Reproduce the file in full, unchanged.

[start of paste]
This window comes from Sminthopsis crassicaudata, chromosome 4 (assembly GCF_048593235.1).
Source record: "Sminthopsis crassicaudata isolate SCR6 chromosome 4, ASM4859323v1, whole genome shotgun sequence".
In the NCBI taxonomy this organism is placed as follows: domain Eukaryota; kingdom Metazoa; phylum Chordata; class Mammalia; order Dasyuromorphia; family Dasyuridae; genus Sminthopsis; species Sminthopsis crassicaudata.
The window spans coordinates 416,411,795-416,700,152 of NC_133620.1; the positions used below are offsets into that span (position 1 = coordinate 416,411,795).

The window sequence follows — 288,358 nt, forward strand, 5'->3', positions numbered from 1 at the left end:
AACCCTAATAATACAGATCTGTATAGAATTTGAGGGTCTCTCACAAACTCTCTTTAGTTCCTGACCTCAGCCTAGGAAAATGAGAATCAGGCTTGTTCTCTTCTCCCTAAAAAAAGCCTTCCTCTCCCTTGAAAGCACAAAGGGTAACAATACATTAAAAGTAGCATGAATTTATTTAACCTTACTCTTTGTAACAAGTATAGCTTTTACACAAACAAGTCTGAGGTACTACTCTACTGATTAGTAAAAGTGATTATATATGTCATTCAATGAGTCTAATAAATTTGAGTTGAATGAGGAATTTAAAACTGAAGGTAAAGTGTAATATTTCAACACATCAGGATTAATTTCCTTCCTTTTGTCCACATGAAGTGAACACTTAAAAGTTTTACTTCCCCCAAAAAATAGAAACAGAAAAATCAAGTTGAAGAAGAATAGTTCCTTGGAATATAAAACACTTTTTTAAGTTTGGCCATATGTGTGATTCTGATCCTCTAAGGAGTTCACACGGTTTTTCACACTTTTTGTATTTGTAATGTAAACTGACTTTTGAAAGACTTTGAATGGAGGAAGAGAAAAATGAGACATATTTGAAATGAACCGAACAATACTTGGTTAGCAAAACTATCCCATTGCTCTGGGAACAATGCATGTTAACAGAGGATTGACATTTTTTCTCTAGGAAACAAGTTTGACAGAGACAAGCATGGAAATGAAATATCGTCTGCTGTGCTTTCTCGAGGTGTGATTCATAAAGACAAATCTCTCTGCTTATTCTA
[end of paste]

This window comes from Sminthopsis crassicaudata, chromosome 4 (assembly GCF_048593235.1).
Source record: "Sminthopsis crassicaudata isolate SCR6 chromosome 4, ASM4859323v1, whole genome shotgun sequence".
In the NCBI taxonomy this organism is placed as follows: domain Eukaryota; kingdom Metazoa; phylum Chordata; class Mammalia; order Dasyuromorphia; family Dasyuridae; genus Sminthopsis; species Sminthopsis crassicaudata.
The window spans coordinates 416,411,795-416,700,152 of NC_133620.1; the positions used below are offsets into that span (position 1 = coordinate 416,411,795).

The window sequence follows — 288,358 nt, forward strand, 5'->3', positions numbered from 1 at the left end:
AACCCTAATAATACAGATCTGTATAGAATTTGAGGGTCTCTCACAAACTCTCTTTAGTTCCTGACCTCAGCCTAGGAAAATGAGAATCAGGCTTGTTCTCTTCTCCCTAAAAAAAGCCTTCCTCTCCCTTGAAAGCACAAAGGGTAACAATACATTAAAAGTAGCATGAATTTATTTAACCTTACTCTTTGTAACAAGTATAGCTTTTACACAAACAAGTCTGAGGTACTACTCTACTGATTAGTAAAAGTGATTATATATGTCATTCAATGAGTCTAATAAATTTGAGTTGAATGAGGAATTTAAAACTGAAGGTAAAGTGTAATATTTCAACACATCAGGATTAATTTCCTTCCTTTTGTCCACATGAAGTGAACACTTAAAAGTTTTACTTCCCCCAAAAAATAGAAACAGAAAAATCAAGTTGAAGAAGAATAGTTCCTTGGAATATAAAACACTTTTTTAAGTTTGGCCATATGTGTGATTCTGATCCTCTAAGGAGTTCACACGGTTTTTCACACTTTTTGTATTTGTAATGTAAACTGACTTTTGAAAGACTTTGAATGGAGGAAGAGAAAAATGAGACATATTTGAAATGAACCGAACAATACTTGGTTAGCAAAACTATCCCATTGCTCTGGGAACAATGCATGTTAACAGAGGATTGACATTTTTTCTCTAGGAAACAAGTTTGACAGAGACAAGCATGGAAATGAAATATCGTCTGCTGTGCTTTCTCGAGGTGTGATTCATAAAGACAAATCTCTCTGCTTATTCTA